Paul McCartney’s Secret Autobiography, In Song: His 25 Most Revealing Tracks
Of the Beatles, it's John Lennon who typically gets credit for writing songs about "lovers and friends I still can recall." Sir Paul McCartney? Not nearly so confessional, at least according to the conventional wisdom. How much personal detail is anyone going to find in "Ob-la-Di, Ob-la-Da," "Live and Let Die," or "The Girl is Mine"?
But as Sir Paul turns 70, it's time for Lennon-favoring detractors as well as fans to face up to the fact that Macca has left us a secret autobiography, in song, without ever having set pen to paper for an official memoir. His wives, parents, children, and childhood—and yes, even his oft-fractious relationship with Lennon—have all been covered in his music, even if he's tended to be a bit more opaque about it. Here's a look back at his life through his own songwriting:
Songs About John Lennon
"TOO MANY PEOPLE" (1971)
McCartney has acknowledged taking a swipe at his former partner in this track from Ram, his second post-Beatles release. "'Too many people preaching practices.' I felt that was true of what was going on with John. 'Do this, do that, do this, do that.'... He'd been doing a lot of preaching, and it got up in my nose a little bit. I wrote 'Too many people preaching practices'… I mean, that was a little dig at John and Yoko. There wasn't anything else on it that was about them." He then went on to correct himself. "Oh, there was 'Yoko took your lucky break and broke it in two.'" Yes, he'd actually named Yoko Ono in a lyric of the tune before he wisely thought better of it.
"DEAR FRIEND" (1972)
On the first Wings album, the otherwise pastoral Wild Life, Paul seemed to again have a bee in his bonnet about John,though he took a slightly more conciliatory tone, as the title would indicate. "'Dear Friend' was written about John, yes," he later allowed. "I don't like grief and arguments, they always bug me. Life is too precious, although we often find ourselves guilty of doing it. So after John has slagged me off in public, I had to think of a response, and it was either to be [to] slag him off in public—some instinct stopped me, which I'm really glad about—or do something else. So I worked on my attitude and wrote 'Dear Friend,' saying, in effect, let's lay the guns down, let's hang up our boxing gloves." Still, with lines like "Are you a fool?," well, it didn't seem like the gloves were completely off.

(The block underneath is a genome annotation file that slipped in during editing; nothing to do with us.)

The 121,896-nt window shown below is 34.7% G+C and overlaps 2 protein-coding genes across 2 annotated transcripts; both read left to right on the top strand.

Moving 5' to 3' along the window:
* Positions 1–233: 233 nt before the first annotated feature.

"HERE TODAY" (1982)
In the first and most famous of several songs McCartney wrote about Lennon after his death, he sings that he's "holding back the tears no more," but also cheekily acknowledges that if John were "here today," "you'd probably laugh and say that we were worlds apart." He later said, "I'm talking to John in my head. It's a conversation we didn't have." But he believes that they could have, having reconciled somewhat before Lennon's death. "It was the saving grace. Because it got a bit sticky after the Beatles. No, we were really good mates again."
"THE SONG WE WERE SINGING" (1997)
Flaming Pie was the first album McCartney worked on after the Beatles' Anthology project, and the Fabs were clearly on his mind, starting with the album title, which took its name from a famous Lennon quote. And in this opening track, McCartney fondly recalls his songwriting and philosophical "jawing" sessions with his late partner.